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June 30, 2011

"Sentencing-overhaul law to reduce Ohio's prison population"

Criminal-law-art0-gfnd7k9s-10630gfx-criminal-law-tab-eps The title of this post is the headline of this article in today's Columbus Dispatch.  Here are the details:

The tough-on-crime cycle that began in the 1980s came full circle yesterday when Gov. John Kasich signed criminal-sentencing reform that could reduce the prison population by several thousand inmates in the next three years.

Former Attorney General Jim Petro, who was there to watch Kasich sign House Bill 86 into law, said he was relieved. "It didn't work then, and it isn't working now," Petro said of the crime crackdown that he supported as a Republican state lawmaker and enforced as attorney general from 2003 to 2007.  He said the 1980s view of crime is too costly to maintain.

It is projected that the reform law will save taxpayers $46.3 million over three years, while reducing the prison population by about 7.5 percent.  State prisons now hold 50,655 inmates, about 31 percent over the design capacity.

Legislative backers consistently said savings would reach $78 million, based on an estimate from a study done for the state by the Council of State Governments.  But Carlo LoParo, spokesman for the Department of Rehabilitation and Correction, said the actual savings will be almost $46.3million.  He said that's because not all elements proposed by the study ended up in the final version of the legislation.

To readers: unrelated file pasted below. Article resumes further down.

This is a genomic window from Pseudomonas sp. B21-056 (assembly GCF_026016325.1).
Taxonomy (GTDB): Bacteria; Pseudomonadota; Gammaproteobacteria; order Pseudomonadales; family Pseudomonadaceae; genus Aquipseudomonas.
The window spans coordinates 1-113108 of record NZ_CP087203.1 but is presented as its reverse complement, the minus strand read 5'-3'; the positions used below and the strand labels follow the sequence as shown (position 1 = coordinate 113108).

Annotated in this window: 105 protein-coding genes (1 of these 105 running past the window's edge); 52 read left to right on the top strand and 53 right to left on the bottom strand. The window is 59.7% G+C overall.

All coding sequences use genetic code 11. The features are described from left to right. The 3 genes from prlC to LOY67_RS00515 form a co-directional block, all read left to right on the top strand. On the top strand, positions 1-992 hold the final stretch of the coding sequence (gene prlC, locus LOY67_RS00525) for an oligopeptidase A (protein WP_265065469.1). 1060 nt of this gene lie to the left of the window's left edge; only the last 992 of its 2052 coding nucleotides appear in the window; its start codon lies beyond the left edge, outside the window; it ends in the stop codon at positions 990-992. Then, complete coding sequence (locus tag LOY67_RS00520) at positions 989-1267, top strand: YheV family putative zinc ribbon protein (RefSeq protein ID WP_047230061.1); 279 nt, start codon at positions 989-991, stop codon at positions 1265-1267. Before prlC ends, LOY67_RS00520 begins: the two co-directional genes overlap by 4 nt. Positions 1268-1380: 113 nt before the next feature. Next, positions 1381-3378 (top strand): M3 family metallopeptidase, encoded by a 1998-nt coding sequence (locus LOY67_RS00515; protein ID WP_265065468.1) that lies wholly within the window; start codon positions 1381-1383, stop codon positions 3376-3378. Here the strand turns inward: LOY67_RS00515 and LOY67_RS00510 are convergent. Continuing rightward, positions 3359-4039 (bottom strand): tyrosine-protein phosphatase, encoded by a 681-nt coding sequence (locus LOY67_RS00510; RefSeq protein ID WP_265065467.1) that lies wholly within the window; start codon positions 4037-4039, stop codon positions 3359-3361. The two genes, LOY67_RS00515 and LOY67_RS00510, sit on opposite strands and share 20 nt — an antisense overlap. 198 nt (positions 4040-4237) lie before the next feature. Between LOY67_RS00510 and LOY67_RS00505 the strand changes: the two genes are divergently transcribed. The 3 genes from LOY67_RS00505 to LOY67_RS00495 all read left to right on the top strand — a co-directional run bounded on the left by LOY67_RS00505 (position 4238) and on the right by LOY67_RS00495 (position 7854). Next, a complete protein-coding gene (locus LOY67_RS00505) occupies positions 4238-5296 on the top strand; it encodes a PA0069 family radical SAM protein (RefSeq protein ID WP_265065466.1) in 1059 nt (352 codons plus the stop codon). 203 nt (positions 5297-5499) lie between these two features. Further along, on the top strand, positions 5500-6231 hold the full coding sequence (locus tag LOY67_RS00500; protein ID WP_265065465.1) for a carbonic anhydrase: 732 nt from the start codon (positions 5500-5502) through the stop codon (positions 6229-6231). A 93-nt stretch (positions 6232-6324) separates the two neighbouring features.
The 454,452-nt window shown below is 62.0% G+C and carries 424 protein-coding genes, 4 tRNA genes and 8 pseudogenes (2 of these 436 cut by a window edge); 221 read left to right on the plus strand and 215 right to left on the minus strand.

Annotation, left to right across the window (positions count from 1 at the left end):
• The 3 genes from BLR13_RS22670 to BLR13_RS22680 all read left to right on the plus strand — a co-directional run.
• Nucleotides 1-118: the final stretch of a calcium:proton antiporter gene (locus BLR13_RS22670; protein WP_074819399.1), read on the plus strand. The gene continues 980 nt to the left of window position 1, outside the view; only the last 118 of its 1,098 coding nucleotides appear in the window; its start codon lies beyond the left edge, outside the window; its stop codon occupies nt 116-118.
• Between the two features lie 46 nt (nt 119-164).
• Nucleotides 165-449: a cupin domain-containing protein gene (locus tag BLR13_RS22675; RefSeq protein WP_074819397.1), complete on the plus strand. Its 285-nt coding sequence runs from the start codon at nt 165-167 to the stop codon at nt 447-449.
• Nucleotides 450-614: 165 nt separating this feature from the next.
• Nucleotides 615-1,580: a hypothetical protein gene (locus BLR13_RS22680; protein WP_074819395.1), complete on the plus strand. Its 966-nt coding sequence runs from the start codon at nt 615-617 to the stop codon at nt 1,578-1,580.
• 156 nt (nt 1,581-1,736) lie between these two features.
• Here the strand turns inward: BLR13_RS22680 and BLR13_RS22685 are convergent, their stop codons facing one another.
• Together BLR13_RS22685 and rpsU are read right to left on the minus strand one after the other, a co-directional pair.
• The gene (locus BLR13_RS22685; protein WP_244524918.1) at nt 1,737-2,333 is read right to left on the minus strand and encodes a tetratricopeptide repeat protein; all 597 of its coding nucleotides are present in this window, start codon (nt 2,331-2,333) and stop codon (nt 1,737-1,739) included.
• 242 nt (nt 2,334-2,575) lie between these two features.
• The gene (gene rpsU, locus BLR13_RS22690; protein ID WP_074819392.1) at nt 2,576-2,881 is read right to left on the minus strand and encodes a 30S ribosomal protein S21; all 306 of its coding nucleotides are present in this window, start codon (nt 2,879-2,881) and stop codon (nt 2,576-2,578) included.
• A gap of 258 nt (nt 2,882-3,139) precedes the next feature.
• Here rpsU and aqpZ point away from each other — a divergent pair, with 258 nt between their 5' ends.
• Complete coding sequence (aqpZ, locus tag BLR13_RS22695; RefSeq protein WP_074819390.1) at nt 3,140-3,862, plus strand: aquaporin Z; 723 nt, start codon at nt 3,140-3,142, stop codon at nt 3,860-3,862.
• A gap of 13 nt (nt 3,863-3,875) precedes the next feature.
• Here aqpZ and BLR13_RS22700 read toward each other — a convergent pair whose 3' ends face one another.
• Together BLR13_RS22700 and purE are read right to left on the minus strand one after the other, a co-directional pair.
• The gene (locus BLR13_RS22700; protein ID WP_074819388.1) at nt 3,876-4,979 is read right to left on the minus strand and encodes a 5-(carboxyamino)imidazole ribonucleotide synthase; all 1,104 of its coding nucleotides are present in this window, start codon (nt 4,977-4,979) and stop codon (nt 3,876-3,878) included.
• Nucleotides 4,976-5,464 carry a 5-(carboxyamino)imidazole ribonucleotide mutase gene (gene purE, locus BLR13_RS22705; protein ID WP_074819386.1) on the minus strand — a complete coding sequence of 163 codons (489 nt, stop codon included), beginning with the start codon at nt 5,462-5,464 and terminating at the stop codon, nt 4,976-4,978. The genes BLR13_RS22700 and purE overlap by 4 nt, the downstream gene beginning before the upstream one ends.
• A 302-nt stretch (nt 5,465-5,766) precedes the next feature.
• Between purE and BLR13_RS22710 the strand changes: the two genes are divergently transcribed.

The law will divert some nonviolent offenders, including drug offenders, to community programs; give inmates the chance to earn up to 8 percent credit off their sentences by completing treatment and training programs; and allow the release of inmates, with court approval, after they have served at least 80 percent of their sentences.  The law also equalizes penalties for crack and powder-cocaine possession and raises the threshold for a felony theft charge to $1,000 from $500.

Kasich signed the bill in an Ohio Senate hearing room jammed with lawmakers and past and present prison officials.  "I get emotional about this because I think the passage of this bill and the changing of this law is going to result in the saving of many, many lives, maybe even thousands," Kasich said.

Ohio prisons director Gary C. Mohr called it "a day of hope."  He said the law will keep nonviolent offenders out of prison where they now come into contact with -- and are negatively influenced by -- long-term offenders and violent gang members....

Other provisions of the law will require the prisons agency to issue a report justifying why they are keeping inmates 65 or older, provide certificates to help former inmates get jobs and create an instant diversion program for shoplifters.

The bill also includes reforms related to youth offenders.  "These reforms will mitigate placing kids on a conveyor belt to adult crime," said Judge Theresa Dellick of Mahoning County Juvenile Court.

June 30, 2011 at 11:19 AM | Permalink

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Comments

Everyone talks about how important it is to deal effectively with youthful offenders but in far too many cases juvenile court is a judicial backwater. That is a very costly policy a good illustration of this is to look at the age when arrested of prison inmates.

Posted by: John Neff | Jun 30, 2011 11:40:18 AM

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